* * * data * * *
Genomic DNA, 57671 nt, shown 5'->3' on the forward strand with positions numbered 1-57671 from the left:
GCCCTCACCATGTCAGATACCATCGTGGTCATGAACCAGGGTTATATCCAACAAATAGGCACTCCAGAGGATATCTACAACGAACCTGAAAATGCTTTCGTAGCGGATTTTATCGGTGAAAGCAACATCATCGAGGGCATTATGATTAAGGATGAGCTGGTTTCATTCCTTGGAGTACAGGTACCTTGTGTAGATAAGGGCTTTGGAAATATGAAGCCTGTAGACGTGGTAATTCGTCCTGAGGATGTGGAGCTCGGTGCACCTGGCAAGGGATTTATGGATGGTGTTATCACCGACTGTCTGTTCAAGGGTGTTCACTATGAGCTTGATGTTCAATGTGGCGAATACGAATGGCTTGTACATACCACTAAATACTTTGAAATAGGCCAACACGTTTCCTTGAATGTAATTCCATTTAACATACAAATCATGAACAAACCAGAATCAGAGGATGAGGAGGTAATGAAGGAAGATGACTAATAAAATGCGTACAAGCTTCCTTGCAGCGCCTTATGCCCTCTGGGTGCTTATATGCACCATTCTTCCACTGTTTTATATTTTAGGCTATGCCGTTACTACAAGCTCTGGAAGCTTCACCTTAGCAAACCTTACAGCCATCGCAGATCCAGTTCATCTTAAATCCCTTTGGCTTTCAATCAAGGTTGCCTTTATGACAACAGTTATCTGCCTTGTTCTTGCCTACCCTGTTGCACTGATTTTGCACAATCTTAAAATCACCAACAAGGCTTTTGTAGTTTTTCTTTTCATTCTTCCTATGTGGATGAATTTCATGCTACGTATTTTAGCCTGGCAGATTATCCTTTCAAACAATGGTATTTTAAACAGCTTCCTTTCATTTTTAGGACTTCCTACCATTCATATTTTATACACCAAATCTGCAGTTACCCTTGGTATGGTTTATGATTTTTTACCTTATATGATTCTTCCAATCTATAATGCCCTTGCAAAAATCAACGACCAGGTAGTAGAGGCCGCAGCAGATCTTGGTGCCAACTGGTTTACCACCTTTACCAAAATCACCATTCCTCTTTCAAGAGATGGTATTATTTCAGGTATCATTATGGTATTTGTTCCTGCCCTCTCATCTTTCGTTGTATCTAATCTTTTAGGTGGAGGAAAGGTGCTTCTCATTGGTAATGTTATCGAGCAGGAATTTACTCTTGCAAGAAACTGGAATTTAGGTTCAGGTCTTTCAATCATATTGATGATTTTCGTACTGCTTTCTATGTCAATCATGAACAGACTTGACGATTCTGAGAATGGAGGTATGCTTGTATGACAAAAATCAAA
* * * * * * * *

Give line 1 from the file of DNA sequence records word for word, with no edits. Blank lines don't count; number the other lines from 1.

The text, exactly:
Genomic DNA, 57671 nt, shown 5'->3' on the forward strand with positions numbered 1-57671 from the left: